Immigration is unquestionably one of the most important forces shaping America. Since
2000 the United States has absorbed almost 14 million immigrants bringing the total of all documented and undocumented immigrants currently in the nation to over 40 million (Urban Institute 2011). Immigrants and their children now represent fully one in four Americans. These raw numbers are impressive. Yet they tell only part of the story.
The current wave of immigration has also wrought dramatic changes in the social l and economic spheres. Large scale immigration has produced a sea change in the racial and ethnic composition of the nation.
The phenomenal growth of the Latino population has allowed Latinos to displace African Americans as the nation’s largest racial and ethnic group. Asian Americans, once a negligible share of the national population are now the fastest growing racial and ethnic group. All of that means that white numerical dominance is very much on the decline. By the mid-point of the 21st Century, whites are, in fact, expected to no longer be the majority. The arrival of so many new Americans who herald from different shores has also brought cheap labor, new languages, and different cultural perspectives.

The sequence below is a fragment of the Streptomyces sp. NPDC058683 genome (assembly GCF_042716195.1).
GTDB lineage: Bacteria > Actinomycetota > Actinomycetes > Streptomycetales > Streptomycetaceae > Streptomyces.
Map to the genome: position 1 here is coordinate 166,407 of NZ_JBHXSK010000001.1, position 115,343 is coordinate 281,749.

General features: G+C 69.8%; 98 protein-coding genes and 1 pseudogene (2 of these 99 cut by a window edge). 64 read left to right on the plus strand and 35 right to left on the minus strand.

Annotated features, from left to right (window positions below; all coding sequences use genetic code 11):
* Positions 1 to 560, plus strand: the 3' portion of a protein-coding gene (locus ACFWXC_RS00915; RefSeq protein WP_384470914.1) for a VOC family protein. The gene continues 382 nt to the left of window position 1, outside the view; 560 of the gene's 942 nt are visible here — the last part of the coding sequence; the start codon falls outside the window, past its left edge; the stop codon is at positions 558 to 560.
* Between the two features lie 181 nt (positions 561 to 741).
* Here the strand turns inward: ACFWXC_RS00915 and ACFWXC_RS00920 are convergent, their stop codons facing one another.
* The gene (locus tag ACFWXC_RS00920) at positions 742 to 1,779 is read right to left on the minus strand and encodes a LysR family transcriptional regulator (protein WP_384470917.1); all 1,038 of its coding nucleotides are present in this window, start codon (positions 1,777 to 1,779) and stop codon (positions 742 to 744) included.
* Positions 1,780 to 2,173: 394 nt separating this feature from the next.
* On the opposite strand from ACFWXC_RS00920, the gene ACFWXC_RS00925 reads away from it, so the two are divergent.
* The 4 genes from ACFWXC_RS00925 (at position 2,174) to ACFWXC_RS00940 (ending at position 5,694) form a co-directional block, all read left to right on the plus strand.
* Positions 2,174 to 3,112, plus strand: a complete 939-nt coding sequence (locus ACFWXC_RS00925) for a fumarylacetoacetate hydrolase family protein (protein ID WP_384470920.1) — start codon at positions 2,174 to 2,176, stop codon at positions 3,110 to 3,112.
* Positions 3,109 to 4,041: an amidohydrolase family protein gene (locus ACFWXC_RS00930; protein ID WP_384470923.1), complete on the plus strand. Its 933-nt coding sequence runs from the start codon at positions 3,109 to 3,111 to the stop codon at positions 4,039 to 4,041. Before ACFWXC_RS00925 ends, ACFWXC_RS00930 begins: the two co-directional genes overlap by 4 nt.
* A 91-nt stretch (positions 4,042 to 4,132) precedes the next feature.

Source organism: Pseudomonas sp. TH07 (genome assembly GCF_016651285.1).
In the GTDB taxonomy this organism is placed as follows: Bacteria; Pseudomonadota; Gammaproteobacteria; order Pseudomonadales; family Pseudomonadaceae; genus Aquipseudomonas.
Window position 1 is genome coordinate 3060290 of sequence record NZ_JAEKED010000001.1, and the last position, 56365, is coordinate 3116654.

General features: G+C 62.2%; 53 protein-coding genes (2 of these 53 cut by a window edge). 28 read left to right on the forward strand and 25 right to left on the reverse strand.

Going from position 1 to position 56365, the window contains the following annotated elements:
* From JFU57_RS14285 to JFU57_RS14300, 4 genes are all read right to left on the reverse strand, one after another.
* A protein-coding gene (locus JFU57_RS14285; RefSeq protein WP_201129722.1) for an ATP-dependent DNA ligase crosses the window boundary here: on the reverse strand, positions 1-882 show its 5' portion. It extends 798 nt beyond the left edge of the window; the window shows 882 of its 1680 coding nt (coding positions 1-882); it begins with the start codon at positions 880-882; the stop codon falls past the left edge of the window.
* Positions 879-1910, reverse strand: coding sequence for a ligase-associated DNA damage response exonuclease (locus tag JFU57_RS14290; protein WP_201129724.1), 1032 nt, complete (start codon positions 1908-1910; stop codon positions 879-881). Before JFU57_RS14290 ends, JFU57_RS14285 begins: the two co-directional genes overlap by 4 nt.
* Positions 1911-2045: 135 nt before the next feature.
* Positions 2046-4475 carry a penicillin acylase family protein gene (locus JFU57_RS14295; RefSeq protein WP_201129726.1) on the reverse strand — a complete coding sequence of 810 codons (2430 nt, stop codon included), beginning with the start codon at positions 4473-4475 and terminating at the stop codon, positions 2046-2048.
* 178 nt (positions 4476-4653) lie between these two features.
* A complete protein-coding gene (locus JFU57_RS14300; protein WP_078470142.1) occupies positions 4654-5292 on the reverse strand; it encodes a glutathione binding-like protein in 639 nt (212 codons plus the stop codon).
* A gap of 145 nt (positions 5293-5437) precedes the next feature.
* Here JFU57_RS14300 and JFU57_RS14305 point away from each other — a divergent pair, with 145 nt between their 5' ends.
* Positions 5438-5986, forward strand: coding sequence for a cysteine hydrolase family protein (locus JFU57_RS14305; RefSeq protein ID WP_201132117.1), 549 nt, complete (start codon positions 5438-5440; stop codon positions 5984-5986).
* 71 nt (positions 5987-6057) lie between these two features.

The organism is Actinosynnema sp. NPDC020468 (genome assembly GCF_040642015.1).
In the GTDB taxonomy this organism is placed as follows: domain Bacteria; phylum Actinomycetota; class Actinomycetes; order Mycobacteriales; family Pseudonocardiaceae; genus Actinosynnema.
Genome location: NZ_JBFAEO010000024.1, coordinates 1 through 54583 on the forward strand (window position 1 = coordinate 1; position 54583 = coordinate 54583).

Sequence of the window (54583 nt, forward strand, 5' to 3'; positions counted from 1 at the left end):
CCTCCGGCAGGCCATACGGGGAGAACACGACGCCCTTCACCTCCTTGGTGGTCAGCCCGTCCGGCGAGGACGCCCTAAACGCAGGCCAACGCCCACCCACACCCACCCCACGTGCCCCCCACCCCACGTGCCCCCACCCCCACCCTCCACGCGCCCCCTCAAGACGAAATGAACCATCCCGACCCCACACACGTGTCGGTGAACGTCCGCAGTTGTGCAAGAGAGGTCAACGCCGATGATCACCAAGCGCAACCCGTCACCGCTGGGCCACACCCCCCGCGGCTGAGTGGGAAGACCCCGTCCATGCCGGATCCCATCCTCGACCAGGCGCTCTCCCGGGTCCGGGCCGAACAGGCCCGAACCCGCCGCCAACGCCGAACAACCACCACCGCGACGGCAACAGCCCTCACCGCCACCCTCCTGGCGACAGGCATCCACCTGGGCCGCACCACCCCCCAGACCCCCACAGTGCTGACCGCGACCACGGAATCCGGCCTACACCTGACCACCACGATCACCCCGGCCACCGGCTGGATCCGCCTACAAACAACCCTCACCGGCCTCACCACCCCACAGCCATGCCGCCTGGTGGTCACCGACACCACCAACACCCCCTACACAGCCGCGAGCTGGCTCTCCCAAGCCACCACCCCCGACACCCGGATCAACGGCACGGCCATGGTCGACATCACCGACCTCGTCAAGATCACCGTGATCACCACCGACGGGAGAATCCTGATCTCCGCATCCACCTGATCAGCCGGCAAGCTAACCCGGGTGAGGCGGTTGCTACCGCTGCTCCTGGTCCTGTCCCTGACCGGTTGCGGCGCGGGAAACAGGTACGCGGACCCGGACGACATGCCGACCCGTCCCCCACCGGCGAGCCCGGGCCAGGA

There are large-scale industries flourishing on low-wage migrant labor, massive Spanish language media empires, and countless communities that have been altered almost beyond recognition. There is little doubt that American society has been transformed in myriad, deep, and perhaps permanent ways.
But what of the political sphere? What are the political consequences of such a dramatic demographic, racial, economic, social, and cultural makeover? In spite of the obvious and dramatic changes wrought by immigration, immigration’s impact on the political world is much less clear. On one level the impact of immigration on politics is obvious and already well documented. Countless studies have demonstrated the growing strength of the minority vote, particularly of the Latino electorate, who are the largest immigrant group in the nation (de laGarza et al 1992, DeSipio 1996, Alvarez and Garcia Bedolla 2003, Abrajano and Alvarez 2010). Many others have demonstrated the increasing attachment of immigrants and their offspring to the Democratic Party (Wong et al 2011, Alvarez and Garcia Bedolla 2003, Hajnal and Lee 2011). These are certainly important developments in the course of American political history.